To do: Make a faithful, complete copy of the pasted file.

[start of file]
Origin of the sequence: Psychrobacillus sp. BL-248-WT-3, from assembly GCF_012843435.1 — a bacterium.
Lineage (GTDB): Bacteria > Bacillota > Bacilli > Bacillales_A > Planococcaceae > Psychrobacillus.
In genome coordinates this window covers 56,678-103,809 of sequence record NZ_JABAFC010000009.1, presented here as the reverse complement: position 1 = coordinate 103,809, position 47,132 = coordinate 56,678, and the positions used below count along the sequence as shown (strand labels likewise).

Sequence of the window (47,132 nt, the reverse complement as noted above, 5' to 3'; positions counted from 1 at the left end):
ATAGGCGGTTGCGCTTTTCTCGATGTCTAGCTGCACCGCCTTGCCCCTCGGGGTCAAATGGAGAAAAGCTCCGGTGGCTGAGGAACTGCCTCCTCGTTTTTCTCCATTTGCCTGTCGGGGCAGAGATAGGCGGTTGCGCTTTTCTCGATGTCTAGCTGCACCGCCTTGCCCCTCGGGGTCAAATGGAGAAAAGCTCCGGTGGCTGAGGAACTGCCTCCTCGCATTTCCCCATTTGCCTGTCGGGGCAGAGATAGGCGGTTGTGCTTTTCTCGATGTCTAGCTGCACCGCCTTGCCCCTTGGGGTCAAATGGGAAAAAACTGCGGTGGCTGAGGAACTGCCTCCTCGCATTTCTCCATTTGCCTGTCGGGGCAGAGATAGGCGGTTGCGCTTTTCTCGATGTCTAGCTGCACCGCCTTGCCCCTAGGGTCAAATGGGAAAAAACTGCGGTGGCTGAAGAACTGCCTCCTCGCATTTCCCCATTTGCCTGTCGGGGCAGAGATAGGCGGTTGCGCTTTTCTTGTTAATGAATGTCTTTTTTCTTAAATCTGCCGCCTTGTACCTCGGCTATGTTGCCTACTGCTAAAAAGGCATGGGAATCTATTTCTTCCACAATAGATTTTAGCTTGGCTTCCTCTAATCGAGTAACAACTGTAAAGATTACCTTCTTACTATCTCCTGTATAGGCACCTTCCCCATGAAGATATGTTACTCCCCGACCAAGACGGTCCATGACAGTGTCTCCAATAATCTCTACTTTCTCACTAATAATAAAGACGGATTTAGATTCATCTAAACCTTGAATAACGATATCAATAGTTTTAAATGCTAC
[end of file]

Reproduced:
Origin of the sequence: Psychrobacillus sp. BL-248-WT-3, from assembly GCF_012843435.1 — a bacterium.
Lineage (GTDB): Bacteria > Bacillota > Bacilli > Bacillales_A > Planococcaceae > Psychrobacillus.
In genome coordinates this window covers 56,678-103,809 of sequence record NZ_JABAFC010000009.1, presented here as the reverse complement: position 1 = coordinate 103,809, position 47,132 = coordinate 56,678, and the positions used below count along the sequence as shown (strand labels likewise).

Sequence of the window (47,132 nt, the reverse complement as noted above, 5' to 3'; positions counted from 1 at the left end):
ATAGGCGGTTGCGCTTTTCTCGATGTCTAGCTGCACCGCCTTGCCCCTCGGGGTCAAATGGAGAAAAGCTCCGGTGGCTGAGGAACTGCCTCCTCGTTTTTCTCCATTTGCCTGTCGGGGCAGAGATAGGCGGTTGCGCTTTTCTCGATGTCTAGCTGCACCGCCTTGCCCCTCGGGGTCAAATGGAGAAAAGCTCCGGTGGCTGAGGAACTGCCTCCTCGCATTTCCCCATTTGCCTGTCGGGGCAGAGATAGGCGGTTGTGCTTTTCTCGATGTCTAGCTGCACCGCCTTGCCCCTTGGGGTCAAATGGGAAAAAACTGCGGTGGCTGAGGAACTGCCTCCTCGCATTTCTCCATTTGCCTGTCGGGGCAGAGATAGGCGGTTGCGCTTTTCTCGATGTCTAGCTGCACCGCCTTGCCCCTAGGGTCAAATGGGAAAAAACTGCGGTGGCTGAAGAACTGCCTCCTCGCATTTCCCCATTTGCCTGTCGGGGCAGAGATAGGCGGTTGCGCTTTTCTTGTTAATGAATGTCTTTTTTCTTAAATCTGCCGCCTTGTACCTCGGCTATGTTGCCTACTGCTAAAAAGGCATGGGAATCTATTTCTTCCACAATAGATTTTAGCTTGGCTTCCTCTAATCGAGTAACAACTGTAAAGATTACCTTCTTACTATCTCCTGTATAGGCACCTTCCCCATGAAGATATGTTACTCCCCGACCAAGACGGTCCATGACAGTGTCTCCAATAATCTCTACTTTCTCACTAATAATAAAGACGGATTTAGATTCATCTAAACCTTGAATAACGATATCAATAGTTTTAAATGCTAC